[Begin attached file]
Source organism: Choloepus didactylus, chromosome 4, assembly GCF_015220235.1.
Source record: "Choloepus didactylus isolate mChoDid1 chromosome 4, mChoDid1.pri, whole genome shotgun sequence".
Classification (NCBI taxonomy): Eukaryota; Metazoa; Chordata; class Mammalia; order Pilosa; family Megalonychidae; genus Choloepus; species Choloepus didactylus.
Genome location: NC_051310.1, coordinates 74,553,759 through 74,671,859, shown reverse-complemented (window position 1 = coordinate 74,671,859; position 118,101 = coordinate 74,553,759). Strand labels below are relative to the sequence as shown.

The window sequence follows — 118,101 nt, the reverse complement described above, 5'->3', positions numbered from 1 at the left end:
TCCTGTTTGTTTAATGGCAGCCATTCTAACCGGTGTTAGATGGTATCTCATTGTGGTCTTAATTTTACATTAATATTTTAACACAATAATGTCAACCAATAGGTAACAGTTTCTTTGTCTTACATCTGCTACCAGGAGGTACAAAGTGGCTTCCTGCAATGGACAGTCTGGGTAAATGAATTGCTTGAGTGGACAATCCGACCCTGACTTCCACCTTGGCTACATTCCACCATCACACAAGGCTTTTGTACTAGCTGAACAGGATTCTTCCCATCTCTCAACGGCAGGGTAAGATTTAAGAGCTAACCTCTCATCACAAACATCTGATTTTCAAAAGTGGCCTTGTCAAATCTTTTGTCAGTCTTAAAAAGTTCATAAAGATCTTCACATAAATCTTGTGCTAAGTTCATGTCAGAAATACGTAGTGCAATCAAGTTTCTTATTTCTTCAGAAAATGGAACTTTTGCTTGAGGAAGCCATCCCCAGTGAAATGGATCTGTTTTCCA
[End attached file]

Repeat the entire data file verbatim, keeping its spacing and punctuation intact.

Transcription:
Source organism: Choloepus didactylus, chromosome 4, assembly GCF_015220235.1.
Source record: "Choloepus didactylus isolate mChoDid1 chromosome 4, mChoDid1.pri, whole genome shotgun sequence".
Classification (NCBI taxonomy): Eukaryota; Metazoa; Chordata; class Mammalia; order Pilosa; family Megalonychidae; genus Choloepus; species Choloepus didactylus.
Genome location: NC_051310.1, coordinates 74,553,759 through 74,671,859, shown reverse-complemented (window position 1 = coordinate 74,671,859; position 118,101 = coordinate 74,553,759). Strand labels below are relative to the sequence as shown.

The window sequence follows — 118,101 nt, the reverse complement described above, 5'->3', positions numbered from 1 at the left end:
TCCTGTTTGTTTAATGGCAGCCATTCTAACCGGTGTTAGATGGTATCTCATTGTGGTCTTAATTTTACATTAATATTTTAACACAATAATGTCAACCAATAGGTAACAGTTTCTTTGTCTTACATCTGCTACCAGGAGGTACAAAGTGGCTTCCTGCAATGGACAGTCTGGGTAAATGAATTGCTTGAGTGGACAATCCGACCCTGACTTCCACCTTGGCTACATTCCACCATCACACAAGGCTTTTGTACTAGCTGAACAGGATTCTTCCCATCTCTCAACGGCAGGGTAAGATTTAAGAGCTAACCTCTCATCACAAACATCTGATTTTCAAAAGTGGCCTTGTCAAATCTTTTGTCAGTCTTAAAAAGTTCATAAAGATCTTCACATAAATCTTGTGCTAAGTTCATGTCAGAAATACGTAGTGCAATCAAGTTTCTTATTTCTTCAGAAAATGGAACTTTTGCTTGAGGAAGCCATCCCCAGTGAAATGGATCTGTTTTCCA